The Colossus Rises by Peter Lerangis.
Published: February 5, 2013.
Published by: HarperCollins.
Source: ARC received from the publisher via the Ottawa Blogger Meetup. Thank you HarperCollins and Kathy!
Jack McKinley is an ordinary kid with an extraordinary problem. In a few months, he’s going to die.
Jack needs to find seven magic loculi that, when combined, have the power to cure him.
The loculi are the relics of a lost civilization and haven’t been seen in thousands of years.
Because they’re hidden in the Seven Wonders of the Ancient World.
For the first middle grade novel to be reviewed on my blog, this was a fantastic choice! It clearly had promise, and on that it absolutely delivered. I was definitely pleasantly surprised by this one.
This is a wonderfully written novel. With middle grade, I think it's very important to have a narrative voice that a younger reader can connect to. This was absolutely present with the main character and narrator, Jack. His narrative voice is so friendly and easy to follow, especially at the beginning, and I think it is perfect for younger readers. At the same time though, it did not feel juvenile at all. As an older teenager reading an MG novel, I did not feel spoken down to, or like it was too young for me. That can be a hard balance for MG authors to find, but I think Peter Lerangis has done an excellent job writing in a voice that can appeal to people of any age.
If I had to describe this novel in two words, I'd say action-packed. There is always something happening. This is the perfect book for a reader who gets bored quickly because there is no time to get bored. It jumps from some wild event to a daring escape to an unbelievable rescue, and so on. This was done extremely well because while it is definitely exciting and always moving, the transition is still there. It moves at a fast pace but not at the expense of important information. This is another area in which I feel Lerangis' experience in this field really comes through. You cannot dispute that he knows how to write for his audience.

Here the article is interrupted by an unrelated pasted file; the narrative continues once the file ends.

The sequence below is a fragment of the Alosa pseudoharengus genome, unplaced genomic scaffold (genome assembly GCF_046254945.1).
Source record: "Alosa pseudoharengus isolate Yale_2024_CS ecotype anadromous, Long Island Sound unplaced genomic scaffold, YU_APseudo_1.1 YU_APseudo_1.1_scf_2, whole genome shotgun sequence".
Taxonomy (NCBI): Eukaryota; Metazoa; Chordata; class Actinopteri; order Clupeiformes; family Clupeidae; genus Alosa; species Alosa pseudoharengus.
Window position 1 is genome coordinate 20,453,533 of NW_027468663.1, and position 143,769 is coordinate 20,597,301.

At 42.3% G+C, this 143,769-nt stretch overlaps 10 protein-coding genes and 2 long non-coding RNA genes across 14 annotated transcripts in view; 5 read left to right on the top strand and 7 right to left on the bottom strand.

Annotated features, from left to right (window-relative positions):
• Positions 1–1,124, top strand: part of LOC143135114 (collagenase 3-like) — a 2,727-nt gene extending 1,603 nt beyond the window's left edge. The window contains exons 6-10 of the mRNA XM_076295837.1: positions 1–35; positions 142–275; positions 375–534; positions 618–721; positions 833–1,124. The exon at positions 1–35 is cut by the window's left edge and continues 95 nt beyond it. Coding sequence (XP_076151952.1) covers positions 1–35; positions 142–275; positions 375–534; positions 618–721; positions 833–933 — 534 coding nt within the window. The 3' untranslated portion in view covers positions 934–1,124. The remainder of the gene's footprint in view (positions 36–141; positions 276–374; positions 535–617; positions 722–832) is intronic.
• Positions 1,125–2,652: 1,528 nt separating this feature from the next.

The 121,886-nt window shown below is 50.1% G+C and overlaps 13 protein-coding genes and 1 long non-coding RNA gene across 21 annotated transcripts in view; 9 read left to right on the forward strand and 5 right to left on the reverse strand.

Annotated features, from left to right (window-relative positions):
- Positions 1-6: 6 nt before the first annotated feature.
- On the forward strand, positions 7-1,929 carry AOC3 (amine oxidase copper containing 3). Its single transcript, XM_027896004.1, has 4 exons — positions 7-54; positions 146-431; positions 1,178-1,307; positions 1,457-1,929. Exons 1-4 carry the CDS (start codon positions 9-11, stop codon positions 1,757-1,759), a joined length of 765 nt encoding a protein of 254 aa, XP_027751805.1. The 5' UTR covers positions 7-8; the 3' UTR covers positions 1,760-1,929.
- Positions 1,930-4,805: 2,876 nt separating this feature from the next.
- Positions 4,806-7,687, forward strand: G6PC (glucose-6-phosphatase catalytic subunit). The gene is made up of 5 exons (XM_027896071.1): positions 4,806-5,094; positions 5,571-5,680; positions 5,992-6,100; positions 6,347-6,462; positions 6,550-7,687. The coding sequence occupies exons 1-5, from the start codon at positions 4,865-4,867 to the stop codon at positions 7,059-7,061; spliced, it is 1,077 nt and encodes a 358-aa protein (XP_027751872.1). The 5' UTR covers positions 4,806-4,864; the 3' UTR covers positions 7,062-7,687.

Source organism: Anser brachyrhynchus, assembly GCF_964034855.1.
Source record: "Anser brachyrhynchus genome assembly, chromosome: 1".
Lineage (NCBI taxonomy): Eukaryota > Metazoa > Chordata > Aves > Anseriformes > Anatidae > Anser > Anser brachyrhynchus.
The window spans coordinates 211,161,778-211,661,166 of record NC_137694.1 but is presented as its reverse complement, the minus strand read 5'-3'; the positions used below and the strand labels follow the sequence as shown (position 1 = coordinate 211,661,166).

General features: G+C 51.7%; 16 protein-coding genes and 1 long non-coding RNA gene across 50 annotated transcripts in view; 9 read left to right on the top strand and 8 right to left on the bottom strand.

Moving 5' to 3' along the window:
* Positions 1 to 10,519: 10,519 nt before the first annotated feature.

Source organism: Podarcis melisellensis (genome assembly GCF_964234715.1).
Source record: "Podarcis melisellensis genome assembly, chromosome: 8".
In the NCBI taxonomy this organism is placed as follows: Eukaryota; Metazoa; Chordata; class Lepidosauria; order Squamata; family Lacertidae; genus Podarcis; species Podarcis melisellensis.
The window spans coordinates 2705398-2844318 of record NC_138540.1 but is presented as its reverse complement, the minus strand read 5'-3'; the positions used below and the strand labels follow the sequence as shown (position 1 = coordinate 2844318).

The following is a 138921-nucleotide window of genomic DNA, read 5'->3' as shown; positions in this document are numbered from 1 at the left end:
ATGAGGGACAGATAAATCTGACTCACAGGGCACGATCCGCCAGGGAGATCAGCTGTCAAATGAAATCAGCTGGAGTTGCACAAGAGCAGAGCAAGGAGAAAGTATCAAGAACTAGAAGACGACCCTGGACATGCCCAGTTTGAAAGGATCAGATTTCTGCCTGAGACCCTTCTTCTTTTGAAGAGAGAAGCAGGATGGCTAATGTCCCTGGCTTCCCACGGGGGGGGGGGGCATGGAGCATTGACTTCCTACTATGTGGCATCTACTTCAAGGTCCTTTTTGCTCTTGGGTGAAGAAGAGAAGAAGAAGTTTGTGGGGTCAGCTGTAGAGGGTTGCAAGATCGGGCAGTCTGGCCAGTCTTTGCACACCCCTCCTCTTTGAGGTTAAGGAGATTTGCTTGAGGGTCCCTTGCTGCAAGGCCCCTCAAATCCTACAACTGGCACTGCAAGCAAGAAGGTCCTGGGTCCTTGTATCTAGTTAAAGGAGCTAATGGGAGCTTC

While the plot was certainly the highlight of the novel, you can't forget the characters. The main character, Jack, is smart, entertaining, and, what I especially enjoyed: skeptical. When he is told a bunch of wild, unimaginable things about himself, he doesn't just accept them; he thinks the man who told him is absolutely nuts and tries to run away. He thinks logically, which in a story with such wild happenings, helps make a lot of things more understandable. As for the friends he makes, Cass, Marco, and Aly; they're all a little strange and they each have their quirks that sometimes make you want to grab them by the shoulders and shake them, but these things make them feel like real 13 year olds. What real 13 year old doesn't have some annoying quirk or habit? You really grow to enjoy them despite the occasionally irritating behaviour, because really, it's normal.
Overall this was a fun, exciting novel for my first foray into middle grade fiction on the blog and I loved the mythology/history aspect! Can't wait to see which wonder they tackle next! I will absolutely be keeping my eye out for the next novel in the series.